Call it “Guinea pig overpopulation prevention week”
NEW YORK CITY––“The bill to ban the sale of guinea pigs in NYC pet stores, has passed with a vote of 42-7 in the New York City Council!” exulted Voters for Animal Rights president Allie Taylor on the morning of April 11, 2023.
“It may seem like a ‘small’ issue,” Taylor acknowledged, “but it means the world to these animals who have been treated like commodities––bought and sold, dumped and abandoned.”
Taylor thanked New York City Council speaker Adrienne Adams, deputy speaker Diana Ayala, and council member Lynn Schulman, adding a “paws up to all of 35 New York City council members” who became cosponsors of the legislation.
First-in-U.S. guinea pig sales ban
Ayala introduced the first-in-the-U.S. guinea pig sales ban in early February 2022.
(See Rats or guinea pigs––which rodent will inherit New York City?)
The deciding vote, 14 months later, came five days after Voters for Animal Rights mentioned in an appeal to members that, “In the cold days of February, a nature photographer here in New York City found a guinea pig abandoned in Prospect Park and then, soon after, someone left a crate with a chicken and two guinea pigs near the Prospect Park Zoo.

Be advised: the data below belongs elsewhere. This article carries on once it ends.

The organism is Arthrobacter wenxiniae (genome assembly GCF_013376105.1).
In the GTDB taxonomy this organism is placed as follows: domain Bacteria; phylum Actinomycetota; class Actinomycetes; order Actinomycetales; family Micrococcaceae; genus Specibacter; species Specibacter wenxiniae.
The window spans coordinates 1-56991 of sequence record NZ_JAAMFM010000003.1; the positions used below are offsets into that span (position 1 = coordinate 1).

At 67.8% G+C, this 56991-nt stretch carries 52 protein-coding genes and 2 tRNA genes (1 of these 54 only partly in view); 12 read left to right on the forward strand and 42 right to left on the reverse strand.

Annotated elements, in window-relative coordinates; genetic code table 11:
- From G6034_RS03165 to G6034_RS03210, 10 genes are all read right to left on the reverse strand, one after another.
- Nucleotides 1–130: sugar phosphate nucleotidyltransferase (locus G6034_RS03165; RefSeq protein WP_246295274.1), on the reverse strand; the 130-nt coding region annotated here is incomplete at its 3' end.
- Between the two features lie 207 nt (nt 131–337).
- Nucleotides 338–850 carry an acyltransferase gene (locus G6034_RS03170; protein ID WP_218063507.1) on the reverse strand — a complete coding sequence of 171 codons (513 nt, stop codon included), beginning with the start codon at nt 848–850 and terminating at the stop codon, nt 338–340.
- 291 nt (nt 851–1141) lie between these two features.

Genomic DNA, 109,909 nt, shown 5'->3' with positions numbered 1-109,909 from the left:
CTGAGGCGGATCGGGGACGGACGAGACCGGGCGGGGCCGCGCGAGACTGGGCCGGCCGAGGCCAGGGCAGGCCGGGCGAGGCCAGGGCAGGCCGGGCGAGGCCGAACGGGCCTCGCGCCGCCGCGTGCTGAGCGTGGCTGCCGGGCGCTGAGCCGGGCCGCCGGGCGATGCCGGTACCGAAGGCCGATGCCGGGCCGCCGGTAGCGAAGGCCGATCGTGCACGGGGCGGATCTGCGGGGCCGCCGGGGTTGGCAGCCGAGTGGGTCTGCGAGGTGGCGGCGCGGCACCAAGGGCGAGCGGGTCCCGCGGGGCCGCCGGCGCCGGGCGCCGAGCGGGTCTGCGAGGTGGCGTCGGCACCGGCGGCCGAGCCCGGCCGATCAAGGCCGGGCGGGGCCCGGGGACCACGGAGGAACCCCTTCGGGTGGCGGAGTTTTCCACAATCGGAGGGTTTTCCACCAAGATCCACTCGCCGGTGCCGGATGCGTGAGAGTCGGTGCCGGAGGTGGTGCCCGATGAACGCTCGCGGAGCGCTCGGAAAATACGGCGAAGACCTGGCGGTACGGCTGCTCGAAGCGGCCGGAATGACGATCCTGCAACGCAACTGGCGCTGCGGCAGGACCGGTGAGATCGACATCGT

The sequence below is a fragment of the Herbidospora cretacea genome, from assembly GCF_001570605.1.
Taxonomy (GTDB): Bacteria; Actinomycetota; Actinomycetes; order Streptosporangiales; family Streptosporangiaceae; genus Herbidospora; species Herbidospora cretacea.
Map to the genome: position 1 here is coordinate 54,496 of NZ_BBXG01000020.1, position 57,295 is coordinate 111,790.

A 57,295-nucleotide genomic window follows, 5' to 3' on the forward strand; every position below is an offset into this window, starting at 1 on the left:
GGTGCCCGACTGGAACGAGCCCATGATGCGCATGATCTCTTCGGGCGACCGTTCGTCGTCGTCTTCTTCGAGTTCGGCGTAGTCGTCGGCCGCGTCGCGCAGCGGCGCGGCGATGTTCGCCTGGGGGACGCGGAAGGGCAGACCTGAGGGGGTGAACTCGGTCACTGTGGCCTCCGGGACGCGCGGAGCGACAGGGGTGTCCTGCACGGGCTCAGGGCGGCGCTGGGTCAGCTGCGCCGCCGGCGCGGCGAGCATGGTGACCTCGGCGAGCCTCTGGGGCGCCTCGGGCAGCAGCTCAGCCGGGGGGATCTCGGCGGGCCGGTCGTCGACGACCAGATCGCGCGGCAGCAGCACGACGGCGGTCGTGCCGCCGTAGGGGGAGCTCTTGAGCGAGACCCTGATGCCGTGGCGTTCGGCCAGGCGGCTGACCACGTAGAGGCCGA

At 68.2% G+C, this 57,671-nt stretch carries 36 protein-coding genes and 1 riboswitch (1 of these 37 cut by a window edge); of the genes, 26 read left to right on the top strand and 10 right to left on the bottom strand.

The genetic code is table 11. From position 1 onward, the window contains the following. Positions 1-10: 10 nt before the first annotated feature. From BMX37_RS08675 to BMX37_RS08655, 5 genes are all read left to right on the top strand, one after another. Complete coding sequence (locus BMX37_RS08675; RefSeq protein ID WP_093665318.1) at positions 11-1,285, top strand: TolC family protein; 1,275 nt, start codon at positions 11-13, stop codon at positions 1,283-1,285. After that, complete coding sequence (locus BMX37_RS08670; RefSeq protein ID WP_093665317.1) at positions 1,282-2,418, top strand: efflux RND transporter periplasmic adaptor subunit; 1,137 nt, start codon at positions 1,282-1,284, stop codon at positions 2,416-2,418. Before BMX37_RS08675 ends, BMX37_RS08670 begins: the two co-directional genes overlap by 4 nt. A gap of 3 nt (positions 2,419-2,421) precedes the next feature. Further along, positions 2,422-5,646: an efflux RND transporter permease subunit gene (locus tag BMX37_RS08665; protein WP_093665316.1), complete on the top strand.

“And now – once again – last weekend,” the Voters for Animal Rights appeal said, “two guinea pigs were left for dead in the trash at New Lots, Brooklyn. Thankfully, they have been rescued.”
Feral guinea pigs at high risk from predation
Guinea pigs have a fast metabolism, but––being native to the much colder high Andes of South America––any abandoned guinea pigs finding a plentiful food source would have little difficulty weathering the New York City winters.
Certainly guinea pigs on the loose in New York City would suffer steep mortality, as prey for hawks, owls, feral cats, dogs, and nest-raiding rats, but the risk of abandoned guinea pigs becoming feral inhabitants of the greener parts of New York City, alongside the abundant rats, squirrels, and occasional rabbits and coyotes, is relatively high.
Many New York City guinea pigs may have been dumped due to unanticipated unwanted breeding. Male and female guinea pigs are notoriously difficult to distinguish from each other, so many buyers may have unwittingly acquired breeding pairs.
Guinea pigs abandonment tripled since 2019
Only two veterinarians in New York City perform spay/neuter surgery on guinea pigs, according to Animal Care Centers of New York City spokesperson Katy Hansen.
The surgery costs from $400 to $515, quite a lot for a pet usually sold for under $40.
But unaltered guinea pigs can produce five litters per year.
“This decision is expected to have a significant impact on reducing the number of abandoned guinea pigs in the city’s animal shelters,” projected Hansen.
Hansen said the Animal Care Centers of New York City intake of guinea pigs had tripled since 2019, with over 750 guinea pigs taken in by the organization in 2022 alone.
This followed intake of 282 cast-off guinea pigs during the first eight months of 2019, and 481 during the first eight months of 2021.
“Crucial that we continue to raise awareness about responsibilities”
No other U.S. city has reported a comparable surge in guinea pig surrenders, but that may be only because no other city has been keeping track.